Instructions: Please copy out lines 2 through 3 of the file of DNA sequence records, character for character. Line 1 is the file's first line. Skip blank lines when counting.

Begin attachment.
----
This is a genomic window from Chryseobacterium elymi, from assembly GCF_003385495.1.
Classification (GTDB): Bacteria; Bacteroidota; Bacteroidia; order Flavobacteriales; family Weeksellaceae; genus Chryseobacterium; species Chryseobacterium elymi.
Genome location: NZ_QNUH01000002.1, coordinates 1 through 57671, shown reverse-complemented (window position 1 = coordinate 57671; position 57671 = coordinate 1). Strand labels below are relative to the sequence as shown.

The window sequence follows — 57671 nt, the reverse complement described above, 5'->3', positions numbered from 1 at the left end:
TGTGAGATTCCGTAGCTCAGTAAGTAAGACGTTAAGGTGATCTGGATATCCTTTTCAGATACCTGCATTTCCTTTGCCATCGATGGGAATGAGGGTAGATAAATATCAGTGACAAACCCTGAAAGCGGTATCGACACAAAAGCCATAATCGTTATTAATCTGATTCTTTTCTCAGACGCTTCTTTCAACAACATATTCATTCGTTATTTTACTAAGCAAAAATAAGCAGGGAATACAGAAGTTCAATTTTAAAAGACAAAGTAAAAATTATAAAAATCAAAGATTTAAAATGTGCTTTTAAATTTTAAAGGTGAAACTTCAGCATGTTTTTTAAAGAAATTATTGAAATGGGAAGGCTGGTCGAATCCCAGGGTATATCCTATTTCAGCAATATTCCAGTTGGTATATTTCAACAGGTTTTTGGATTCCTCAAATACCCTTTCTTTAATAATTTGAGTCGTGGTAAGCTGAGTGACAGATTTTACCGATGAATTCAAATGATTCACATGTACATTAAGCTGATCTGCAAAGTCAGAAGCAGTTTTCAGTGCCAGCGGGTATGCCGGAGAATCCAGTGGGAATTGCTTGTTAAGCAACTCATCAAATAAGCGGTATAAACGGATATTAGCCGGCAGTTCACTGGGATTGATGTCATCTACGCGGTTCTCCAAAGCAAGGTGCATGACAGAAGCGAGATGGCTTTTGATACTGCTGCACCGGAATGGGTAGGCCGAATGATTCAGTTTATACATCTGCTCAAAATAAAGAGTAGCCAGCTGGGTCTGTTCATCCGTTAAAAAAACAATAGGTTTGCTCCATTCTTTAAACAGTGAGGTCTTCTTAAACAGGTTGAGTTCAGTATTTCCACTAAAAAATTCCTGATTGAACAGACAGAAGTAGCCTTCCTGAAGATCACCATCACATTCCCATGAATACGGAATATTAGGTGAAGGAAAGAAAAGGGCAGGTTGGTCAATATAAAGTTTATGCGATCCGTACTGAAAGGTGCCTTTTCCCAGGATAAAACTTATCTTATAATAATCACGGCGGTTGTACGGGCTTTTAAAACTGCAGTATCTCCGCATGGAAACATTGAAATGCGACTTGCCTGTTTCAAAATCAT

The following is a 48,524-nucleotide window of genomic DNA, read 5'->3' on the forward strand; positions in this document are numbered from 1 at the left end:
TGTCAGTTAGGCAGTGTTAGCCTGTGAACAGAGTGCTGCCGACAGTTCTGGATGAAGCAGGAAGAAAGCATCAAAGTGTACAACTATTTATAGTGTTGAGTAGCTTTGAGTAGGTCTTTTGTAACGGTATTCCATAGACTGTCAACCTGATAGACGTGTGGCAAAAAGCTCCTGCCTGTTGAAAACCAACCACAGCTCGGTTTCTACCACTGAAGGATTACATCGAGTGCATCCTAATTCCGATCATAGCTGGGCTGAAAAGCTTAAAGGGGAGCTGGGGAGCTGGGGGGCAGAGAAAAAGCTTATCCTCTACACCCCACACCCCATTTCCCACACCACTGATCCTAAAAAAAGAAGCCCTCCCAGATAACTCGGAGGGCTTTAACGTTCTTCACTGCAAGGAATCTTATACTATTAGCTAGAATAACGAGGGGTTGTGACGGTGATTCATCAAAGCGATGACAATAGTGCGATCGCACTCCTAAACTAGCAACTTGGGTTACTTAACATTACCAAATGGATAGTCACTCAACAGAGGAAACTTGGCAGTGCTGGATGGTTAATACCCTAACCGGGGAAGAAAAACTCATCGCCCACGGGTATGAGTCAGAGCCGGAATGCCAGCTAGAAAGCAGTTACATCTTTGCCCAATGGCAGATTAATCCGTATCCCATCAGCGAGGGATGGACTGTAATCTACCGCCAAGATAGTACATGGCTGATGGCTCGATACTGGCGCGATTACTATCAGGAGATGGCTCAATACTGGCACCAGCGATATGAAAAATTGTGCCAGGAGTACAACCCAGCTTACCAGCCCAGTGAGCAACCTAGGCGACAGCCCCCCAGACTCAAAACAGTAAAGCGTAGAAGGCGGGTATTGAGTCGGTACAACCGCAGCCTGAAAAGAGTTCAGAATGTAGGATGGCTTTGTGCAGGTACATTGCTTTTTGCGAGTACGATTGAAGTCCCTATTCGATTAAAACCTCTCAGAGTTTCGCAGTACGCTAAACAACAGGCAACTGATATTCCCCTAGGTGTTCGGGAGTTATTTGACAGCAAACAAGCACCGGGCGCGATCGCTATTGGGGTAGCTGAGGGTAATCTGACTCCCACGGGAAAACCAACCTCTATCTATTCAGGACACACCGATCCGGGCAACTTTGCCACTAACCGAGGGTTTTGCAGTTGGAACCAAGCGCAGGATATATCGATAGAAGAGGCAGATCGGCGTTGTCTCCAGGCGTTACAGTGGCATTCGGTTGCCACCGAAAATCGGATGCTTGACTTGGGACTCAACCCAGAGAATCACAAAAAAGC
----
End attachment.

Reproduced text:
Classification (GTDB): Bacteria; Bacteroidota; Bacteroidia; order Flavobacteriales; family Weeksellaceae; genus Chryseobacterium; species Chryseobacterium elymi.
Genome location: NZ_QNUH01000002.1, coordinates 1 through 57671, shown reverse-complemented (window position 1 = coordinate 57671; position 57671 = coordinate 1). Strand labels below are relative to the sequence as shown.